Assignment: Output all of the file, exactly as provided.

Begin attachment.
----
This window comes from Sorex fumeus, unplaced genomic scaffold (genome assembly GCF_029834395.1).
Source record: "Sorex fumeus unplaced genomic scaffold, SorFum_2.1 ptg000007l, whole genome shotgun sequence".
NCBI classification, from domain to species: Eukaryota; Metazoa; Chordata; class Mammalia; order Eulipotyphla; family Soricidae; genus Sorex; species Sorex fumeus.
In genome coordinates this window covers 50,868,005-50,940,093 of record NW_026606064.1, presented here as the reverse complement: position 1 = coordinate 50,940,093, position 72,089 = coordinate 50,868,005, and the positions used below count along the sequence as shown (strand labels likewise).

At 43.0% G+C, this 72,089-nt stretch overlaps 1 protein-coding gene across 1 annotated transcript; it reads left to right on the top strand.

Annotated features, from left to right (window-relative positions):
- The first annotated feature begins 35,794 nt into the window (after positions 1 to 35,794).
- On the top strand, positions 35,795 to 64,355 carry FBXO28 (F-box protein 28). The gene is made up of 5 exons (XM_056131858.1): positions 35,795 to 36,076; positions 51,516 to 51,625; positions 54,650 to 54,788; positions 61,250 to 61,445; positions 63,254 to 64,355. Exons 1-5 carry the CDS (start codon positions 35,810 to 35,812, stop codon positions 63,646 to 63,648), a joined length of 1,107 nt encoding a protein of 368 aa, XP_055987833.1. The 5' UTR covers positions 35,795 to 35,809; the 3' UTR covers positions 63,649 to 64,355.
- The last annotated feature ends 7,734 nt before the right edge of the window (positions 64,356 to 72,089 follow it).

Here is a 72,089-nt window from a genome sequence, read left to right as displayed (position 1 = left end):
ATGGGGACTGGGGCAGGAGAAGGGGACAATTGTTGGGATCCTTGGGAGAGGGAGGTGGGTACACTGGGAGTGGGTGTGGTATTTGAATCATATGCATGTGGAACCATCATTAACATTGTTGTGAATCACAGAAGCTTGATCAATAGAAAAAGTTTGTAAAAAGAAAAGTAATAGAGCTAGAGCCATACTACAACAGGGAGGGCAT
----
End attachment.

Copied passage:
This window comes from Sorex fumeus, unplaced genomic scaffold (genome assembly GCF_029834395.1).
Source record: "Sorex fumeus unplaced genomic scaffold, SorFum_2.1 ptg000007l, whole genome shotgun sequence".
NCBI classification, from domain to species: Eukaryota; Metazoa; Chordata; class Mammalia; order Eulipotyphla; family Soricidae; genus Sorex; species Sorex fumeus.
In genome coordinates this window covers 50,868,005-50,940,093 of record NW_026606064.1, presented here as the reverse complement: position 1 = coordinate 50,940,093, position 72,089 = coordinate 50,868,005, and the positions used below count along the sequence as shown (strand labels likewise).

At 43.0% G+C, this 72,089-nt stretch overlaps 1 protein-coding gene across 1 annotated transcript; it reads left to right on the top strand.

Annotated features, from left to right (window-relative positions):
- The first annotated feature begins 35,794 nt into the window (after positions 1 to 35,794).
- On the top strand, positions 35,795 to 64,355 carry FBXO28 (F-box protein 28). The gene is made up of 5 exons (XM_056131858.1): positions 35,795 to 36,076; positions 51,516 to 51,625; positions 54,650 to 54,788; positions 61,250 to 61,445; positions 63,254 to 64,355. Exons 1-5 carry the CDS (start codon positions 35,810 to 35,812, stop codon positions 63,646 to 63,648), a joined length of 1,107 nt encoding a protein of 368 aa, XP_055987833.1. The 5' UTR covers positions 35,795 to 35,809; the 3' UTR covers positions 63,649 to 64,355.
- The last annotated feature ends 7,734 nt before the right edge of the window (positions 64,356 to 72,089 follow it).

Here is a 72,089-nt window from a genome sequence, read left to right as displayed (position 1 = left end):
ATGGGGACTGGGGCAGGAGAAGGGGACAATTGTTGGGATCCTTGGGAGAGGGAGGTGGGTACACTGGGAGTGGGTGTGGTATTTGAATCATATGCATGTGGAACCATCATTAACATTGTTGTGAATCACAGAAGCTTGATCAATAGAAAAAGTTTGTAAAAAGAAAAGTAATAGAGCTAGAGCCATACTACAACAGGGAGGGCAT